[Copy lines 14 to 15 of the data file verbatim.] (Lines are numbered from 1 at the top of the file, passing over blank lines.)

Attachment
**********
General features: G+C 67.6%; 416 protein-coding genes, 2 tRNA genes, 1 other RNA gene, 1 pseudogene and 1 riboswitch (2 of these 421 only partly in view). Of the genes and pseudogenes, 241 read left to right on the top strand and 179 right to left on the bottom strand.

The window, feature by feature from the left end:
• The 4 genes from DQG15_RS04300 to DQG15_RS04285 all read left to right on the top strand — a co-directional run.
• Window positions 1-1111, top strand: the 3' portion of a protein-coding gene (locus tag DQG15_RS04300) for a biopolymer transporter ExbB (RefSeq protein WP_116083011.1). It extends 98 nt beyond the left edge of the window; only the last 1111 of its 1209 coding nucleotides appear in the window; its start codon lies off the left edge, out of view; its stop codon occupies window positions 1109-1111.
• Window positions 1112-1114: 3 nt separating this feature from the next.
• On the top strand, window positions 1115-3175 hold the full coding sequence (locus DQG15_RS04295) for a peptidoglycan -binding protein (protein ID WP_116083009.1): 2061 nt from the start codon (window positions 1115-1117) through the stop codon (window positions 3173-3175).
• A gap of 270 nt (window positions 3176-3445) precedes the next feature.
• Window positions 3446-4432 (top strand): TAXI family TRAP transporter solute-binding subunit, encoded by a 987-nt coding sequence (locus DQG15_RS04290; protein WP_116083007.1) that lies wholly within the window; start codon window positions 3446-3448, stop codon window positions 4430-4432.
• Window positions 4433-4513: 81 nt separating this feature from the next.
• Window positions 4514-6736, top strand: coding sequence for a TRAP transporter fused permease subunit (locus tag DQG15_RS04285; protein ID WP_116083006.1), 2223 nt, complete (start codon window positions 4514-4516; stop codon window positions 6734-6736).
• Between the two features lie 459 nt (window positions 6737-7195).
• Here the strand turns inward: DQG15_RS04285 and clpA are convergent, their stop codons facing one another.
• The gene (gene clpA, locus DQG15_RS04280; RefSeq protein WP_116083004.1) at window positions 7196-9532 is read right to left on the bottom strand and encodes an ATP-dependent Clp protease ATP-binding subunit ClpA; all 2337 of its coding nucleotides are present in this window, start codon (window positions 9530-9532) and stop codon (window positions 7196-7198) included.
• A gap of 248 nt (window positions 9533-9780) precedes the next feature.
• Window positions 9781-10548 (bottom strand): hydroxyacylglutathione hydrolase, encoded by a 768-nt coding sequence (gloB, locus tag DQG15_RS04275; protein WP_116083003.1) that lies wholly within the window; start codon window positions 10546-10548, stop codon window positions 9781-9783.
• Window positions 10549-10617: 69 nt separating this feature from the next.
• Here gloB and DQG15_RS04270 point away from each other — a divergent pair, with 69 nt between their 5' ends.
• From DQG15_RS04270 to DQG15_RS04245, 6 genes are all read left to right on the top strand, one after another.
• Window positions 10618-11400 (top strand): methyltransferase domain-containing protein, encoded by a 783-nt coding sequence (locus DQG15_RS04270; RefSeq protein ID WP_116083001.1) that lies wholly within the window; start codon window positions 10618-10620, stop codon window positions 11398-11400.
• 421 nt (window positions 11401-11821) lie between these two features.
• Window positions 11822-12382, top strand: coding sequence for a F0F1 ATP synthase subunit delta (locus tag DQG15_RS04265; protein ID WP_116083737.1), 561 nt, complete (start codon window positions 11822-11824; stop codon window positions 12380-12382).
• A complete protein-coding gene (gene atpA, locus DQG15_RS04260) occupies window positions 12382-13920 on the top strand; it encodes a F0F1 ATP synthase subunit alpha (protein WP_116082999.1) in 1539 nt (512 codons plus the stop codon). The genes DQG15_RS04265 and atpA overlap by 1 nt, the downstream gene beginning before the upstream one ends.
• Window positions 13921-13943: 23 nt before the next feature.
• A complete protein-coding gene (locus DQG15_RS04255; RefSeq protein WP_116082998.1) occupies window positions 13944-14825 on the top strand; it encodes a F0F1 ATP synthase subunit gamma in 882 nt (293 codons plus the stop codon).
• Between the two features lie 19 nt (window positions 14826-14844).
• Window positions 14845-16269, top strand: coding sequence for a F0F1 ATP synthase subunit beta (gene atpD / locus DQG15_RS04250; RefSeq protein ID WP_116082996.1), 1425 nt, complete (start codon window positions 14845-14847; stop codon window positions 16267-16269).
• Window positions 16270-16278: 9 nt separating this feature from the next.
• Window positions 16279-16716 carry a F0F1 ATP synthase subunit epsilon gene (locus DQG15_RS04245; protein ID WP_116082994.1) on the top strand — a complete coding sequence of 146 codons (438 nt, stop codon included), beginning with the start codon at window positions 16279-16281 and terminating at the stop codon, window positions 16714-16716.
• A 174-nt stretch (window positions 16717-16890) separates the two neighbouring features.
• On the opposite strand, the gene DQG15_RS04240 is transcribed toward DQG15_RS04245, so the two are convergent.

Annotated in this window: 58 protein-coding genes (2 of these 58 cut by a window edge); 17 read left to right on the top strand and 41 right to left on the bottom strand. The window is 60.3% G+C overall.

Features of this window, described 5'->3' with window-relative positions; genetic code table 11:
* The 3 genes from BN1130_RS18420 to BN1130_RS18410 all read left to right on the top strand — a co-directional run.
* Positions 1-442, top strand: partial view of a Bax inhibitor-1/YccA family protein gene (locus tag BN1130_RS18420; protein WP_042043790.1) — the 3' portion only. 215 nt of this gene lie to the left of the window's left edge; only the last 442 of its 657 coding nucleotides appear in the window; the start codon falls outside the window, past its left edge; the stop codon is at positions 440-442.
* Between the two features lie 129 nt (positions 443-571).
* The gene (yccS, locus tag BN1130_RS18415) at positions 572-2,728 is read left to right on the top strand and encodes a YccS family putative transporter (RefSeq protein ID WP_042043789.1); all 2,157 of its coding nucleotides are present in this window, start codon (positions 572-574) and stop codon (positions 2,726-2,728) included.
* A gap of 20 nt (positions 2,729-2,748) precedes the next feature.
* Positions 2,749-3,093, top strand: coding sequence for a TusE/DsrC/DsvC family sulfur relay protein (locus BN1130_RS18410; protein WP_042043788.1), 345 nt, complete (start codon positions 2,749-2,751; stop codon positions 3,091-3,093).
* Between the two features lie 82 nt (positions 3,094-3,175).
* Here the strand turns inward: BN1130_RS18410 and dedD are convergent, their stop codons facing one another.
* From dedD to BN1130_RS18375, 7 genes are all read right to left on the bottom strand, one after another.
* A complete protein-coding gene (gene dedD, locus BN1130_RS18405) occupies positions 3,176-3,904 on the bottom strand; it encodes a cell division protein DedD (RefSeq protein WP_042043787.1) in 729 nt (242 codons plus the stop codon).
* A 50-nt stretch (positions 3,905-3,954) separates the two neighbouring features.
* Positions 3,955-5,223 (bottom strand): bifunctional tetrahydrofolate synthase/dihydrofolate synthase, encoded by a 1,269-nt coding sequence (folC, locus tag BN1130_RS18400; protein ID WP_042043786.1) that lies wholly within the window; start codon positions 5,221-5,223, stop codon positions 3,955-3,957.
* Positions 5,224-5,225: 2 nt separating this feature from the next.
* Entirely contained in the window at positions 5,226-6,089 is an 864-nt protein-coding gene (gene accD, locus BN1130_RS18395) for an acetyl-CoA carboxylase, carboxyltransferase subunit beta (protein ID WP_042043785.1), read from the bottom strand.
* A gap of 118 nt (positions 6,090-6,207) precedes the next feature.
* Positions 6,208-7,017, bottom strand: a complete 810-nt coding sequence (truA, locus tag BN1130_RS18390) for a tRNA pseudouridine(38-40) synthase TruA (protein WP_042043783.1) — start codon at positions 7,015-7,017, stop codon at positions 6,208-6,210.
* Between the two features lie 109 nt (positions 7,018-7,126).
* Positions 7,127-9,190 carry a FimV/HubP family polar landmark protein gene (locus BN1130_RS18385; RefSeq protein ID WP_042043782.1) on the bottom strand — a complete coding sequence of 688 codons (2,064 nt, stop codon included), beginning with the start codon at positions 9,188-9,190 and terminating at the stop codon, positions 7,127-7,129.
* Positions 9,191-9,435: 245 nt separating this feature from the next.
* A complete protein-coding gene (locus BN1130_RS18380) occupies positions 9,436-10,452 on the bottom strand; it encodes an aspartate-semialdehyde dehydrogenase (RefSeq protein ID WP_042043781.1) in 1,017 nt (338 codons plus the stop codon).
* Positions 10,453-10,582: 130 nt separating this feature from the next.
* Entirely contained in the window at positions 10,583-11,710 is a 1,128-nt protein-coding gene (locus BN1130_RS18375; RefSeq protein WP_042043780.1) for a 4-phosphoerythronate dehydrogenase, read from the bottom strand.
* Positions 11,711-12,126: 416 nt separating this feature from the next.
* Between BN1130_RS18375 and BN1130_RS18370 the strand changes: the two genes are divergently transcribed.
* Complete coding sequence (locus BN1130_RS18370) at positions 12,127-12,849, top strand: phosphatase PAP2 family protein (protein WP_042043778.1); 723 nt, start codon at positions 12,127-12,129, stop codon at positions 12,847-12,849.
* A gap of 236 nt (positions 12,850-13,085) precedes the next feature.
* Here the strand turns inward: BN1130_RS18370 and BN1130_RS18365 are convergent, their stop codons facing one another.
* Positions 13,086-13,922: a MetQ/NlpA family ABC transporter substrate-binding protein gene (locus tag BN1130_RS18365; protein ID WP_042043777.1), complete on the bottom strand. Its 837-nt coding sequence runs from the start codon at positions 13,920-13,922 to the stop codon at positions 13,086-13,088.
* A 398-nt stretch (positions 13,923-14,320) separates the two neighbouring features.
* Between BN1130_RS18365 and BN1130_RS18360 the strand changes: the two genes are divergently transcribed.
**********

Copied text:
• A gap of 248 nt (window positions 9533-9780) precedes the next feature.
• Window positions 9781-10548 (bottom strand): hydroxyacylglutathione hydrolase, encoded by a 768-nt coding sequence (gloB, locus tag DQG15_RS04275; protein WP_116083003.1) that lies wholly within the window; start codon window positions 10546-10548, stop codon window positions 9781-9783.